Right now my garden is slowing down, zucchini have pretty much stopped. The eggplant is still producing and am waiting for my watermelon to ripen.
But like any good Italian, my herb garden is flourishing. I adore herbs and have the traditional:
rosemary, sage, basil, oregano and thyme. I also planted tarragon, which is used near Siena, chives and brought dill from America. Growing wild, I can gather fennel pollen now, which is very expensive to buy and also nepitella, called catmint, used with porcini mushrooms.
Most herbs I just walk out and cut when I need them, but often dried herbs are called for in recipes.
But the one recipe I always teach in my classes, is how to create your own Tuscan Herb Blend.
Rosemary, sage, garlic and sea salt is all you need to create this incredible blend which will keep in your kitchen all year long.
(Rosmarino marino is the plant of the kitchen. Don't use the landscaping variety because it has resin on the branches.)
Fresh garlic, sliced
(fine not coarse)
Remove the rosemary needles from the branches and the sage leaves from the stems. I use about 1 cup of rosemary needles, 1/2 cup of sage leaves, and 2 garlic cloves.
Spread out the herbs on a cutting board, add the garlic, and sprinkle with 1 teaspoon of sea salt.
Using a mezzaluna or large knife, chop in a rocking motion until the herb mixture is almost a powder. If the mixture seems too wet, add another teaspoon of salt. Spread the mixture on a cutting board and let dry over night.
The Tuscan herb mixture can be kept in a tightly sealed jar on your shelf. It does not need to be refrigerated.
Try creating your own blends! Change the proportions of the herbs; add thyme, lemon peel, orange rind, fennel seeds or, if you're lucky enough to have some, fennel pollen. Be creative!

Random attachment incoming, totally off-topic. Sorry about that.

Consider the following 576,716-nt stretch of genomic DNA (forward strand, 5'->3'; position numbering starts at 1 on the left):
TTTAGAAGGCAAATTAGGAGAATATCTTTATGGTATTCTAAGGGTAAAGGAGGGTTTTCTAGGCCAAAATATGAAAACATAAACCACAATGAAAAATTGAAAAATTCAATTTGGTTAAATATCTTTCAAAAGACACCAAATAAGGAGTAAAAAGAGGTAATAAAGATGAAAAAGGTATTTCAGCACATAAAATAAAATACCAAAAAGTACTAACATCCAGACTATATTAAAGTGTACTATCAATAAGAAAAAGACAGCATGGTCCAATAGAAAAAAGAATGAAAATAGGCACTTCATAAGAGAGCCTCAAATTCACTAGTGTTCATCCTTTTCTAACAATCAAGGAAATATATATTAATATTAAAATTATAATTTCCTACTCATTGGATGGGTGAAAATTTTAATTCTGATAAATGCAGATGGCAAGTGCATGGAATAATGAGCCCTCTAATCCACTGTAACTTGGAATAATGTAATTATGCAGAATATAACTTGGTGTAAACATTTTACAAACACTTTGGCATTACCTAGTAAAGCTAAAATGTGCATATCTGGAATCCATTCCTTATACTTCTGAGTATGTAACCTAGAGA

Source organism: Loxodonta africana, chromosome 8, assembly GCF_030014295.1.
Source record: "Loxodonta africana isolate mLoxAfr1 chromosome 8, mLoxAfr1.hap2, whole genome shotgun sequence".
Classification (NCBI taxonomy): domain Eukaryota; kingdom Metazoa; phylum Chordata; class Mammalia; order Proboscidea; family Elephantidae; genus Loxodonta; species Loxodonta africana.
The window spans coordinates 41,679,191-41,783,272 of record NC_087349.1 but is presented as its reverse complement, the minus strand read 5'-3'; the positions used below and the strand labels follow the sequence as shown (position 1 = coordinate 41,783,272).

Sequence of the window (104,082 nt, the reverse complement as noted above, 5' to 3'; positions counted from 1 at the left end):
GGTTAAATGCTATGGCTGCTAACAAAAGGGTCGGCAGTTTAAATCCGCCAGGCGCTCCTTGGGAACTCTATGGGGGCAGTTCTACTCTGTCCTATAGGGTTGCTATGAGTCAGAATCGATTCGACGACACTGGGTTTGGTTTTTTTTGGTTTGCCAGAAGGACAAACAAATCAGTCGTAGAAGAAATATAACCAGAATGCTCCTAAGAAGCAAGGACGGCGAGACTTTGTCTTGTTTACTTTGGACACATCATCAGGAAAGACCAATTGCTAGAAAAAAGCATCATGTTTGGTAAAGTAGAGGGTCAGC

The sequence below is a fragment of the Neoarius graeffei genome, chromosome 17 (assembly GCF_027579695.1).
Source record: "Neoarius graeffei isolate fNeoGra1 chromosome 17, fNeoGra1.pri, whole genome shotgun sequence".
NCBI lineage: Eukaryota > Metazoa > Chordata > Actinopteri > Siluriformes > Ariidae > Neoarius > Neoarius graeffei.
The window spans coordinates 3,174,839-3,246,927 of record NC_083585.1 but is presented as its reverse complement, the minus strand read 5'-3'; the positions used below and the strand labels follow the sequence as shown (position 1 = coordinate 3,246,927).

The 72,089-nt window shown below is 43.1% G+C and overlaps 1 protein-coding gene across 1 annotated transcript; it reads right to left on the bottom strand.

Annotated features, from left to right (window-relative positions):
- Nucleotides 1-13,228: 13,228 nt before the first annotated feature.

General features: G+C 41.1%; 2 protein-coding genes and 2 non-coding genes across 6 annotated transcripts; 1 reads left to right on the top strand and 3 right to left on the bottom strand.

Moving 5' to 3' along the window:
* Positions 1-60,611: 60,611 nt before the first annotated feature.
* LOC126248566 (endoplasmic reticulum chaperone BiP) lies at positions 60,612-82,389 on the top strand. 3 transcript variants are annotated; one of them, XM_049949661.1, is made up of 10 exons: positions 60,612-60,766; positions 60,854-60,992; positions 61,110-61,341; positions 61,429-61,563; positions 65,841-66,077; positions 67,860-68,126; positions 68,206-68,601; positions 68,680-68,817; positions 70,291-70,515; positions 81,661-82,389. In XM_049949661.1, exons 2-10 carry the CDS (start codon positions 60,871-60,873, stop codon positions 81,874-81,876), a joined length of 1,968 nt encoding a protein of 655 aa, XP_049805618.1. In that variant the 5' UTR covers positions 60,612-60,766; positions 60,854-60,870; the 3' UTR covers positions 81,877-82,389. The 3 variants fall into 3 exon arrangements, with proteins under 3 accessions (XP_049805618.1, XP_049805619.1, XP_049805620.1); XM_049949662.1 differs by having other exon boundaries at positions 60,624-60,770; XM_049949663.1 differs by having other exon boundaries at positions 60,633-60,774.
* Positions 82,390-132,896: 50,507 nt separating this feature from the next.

When using this mixture, remember that it already has salt.
The same basic recipe can be used to stuff a porchetta.
Try this incredible easy recipe for an eye of round, Arrosto Fiorentino from Dario Cecchini
This week's Summer Fest entries
White on Rice Couple use fresh mint to make homemade mint chocolate chip ice cream.
Nicole at Pinch My Salt features Green Beans with Balsamic Browned Butter.
Margaret at A Way to Garden stores a year of herb and makes one-pot Farinata a polenta dish with greens.
Food Network UK is on the edge with herbs and greens.
Caroline at the Wright Recipes is cooking up Wax and Butter Bean Herbed Salad.
Jennifer and Mark at Gilded Fork have a virtual garden of recipes
The Best Bean Salads and a French Take on Greens, Beans and Herbs from the Cooking Channel
Top 6 Herbs from Healthy Eats
Leftover Herb Solution (Pesto!) from Allison at Food2
Recipes for The "Other" Summer Greens from the FN Dish
Kelly at Just a Taste -Makes Fresh Herb Ricotta
Caron at San Diego Foodstuff talks about Kale and Feta Empanadas and roasted Romano beans
Alana at Eating From the Ground Up has shirred eggs with fresh herbs
Shauna and Danny at Gluten Free Girl and the Chef: http://glutenfreegirl.com
Tigress in a Jam has a preserving–book giveaway, and ways to put up greens, beans, herbs.
Cate O’Malley at Sweetnicks: http://sweetnicks.com
Tara at Tea and Cookies: http://teaandcookies.blogspot.
Now It's Your Turn!
This collaborative effort won't be much fun without you! The more info we all give, the more we'll all enjoy summer's harvest. Have a recipe or tip that fits any of our weekly themes? Starting with our posts of Wednesday, July 28, for five Wednesdays through 8/25 and possibly longer, you can contribute in various ways, big or small.
- Contribute a whole post, or a comment—whatever you wish. It’s meant to be fun, viral, fluid. No pressure, just delicious. The possibilities:
- Simply leave your tip or recipe or favorite links in the comments below a Summer Fest post on my blog any upcoming Wednesday, and then go visit my collaborators and do the same.
- 7/28: cukesnzukes
- 8/4: corn
- 8/11: herbs, greens, and beans
- 8/18: stone fruit
- 8/25 tomatoes
- more to come if we all want it — stay tuned!